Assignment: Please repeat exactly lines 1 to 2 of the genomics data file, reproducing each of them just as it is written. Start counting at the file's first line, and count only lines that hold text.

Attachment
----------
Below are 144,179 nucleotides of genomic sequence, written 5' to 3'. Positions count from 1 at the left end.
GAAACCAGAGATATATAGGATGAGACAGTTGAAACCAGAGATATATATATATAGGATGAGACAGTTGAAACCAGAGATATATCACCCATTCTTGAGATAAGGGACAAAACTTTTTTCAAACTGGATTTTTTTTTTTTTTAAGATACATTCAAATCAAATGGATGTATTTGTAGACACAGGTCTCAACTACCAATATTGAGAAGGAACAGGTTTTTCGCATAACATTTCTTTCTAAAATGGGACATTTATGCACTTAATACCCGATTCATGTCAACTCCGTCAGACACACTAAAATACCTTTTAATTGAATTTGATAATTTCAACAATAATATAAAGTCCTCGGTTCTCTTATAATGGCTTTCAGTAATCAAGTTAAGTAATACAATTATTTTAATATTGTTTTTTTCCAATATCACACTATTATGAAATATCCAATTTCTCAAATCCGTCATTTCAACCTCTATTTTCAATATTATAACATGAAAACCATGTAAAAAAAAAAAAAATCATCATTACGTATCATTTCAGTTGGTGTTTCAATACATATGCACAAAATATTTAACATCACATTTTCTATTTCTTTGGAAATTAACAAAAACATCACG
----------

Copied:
Below are 144,179 nucleotides of genomic sequence, written 5' to 3'. Positions count from 1 at the left end.
GAAACCAGAGATATATAGGATGAGACAGTTGAAACCAGAGATATATATATATAGGATGAGACAGTTGAAACCAGAGATATATCACCCATTCTTGAGATAAGGGACAAAACTTTTTTCAAACTGGATTTTTTTTTTTTTTAAGATACATTCAAATCAAATGGATGTATTTGTAGACACAGGTCTCAACTACCAATATTGAGAAGGAACAGGTTTTTCGCATAACATTTCTTTCTAAAATGGGACATTTATGCACTTAATACCCGATTCATGTCAACTCCGTCAGACACACTAAAATACCTTTTAATTGAATTTGATAATTTCAACAATAATATAAAGTCCTCGGTTCTCTTATAATGGCTTTCAGTAATCAAGTTAAGTAATACAATTATTTTAATATTGTTTTTTTCCAATATCACACTATTATGAAATATCCAATTTCTCAAATCCGTCATTTCAACCTCTATTTTCAATATTATAACATGAAAACCATGTAAAAAAAAAAAAAATCATCATTACGTATCATTTCAGTTGGTGTTTCAATACATATGCACAAAATATTTAACATCACATTTTCTATTTCTTTGGAAATTAACAAAAACATCACG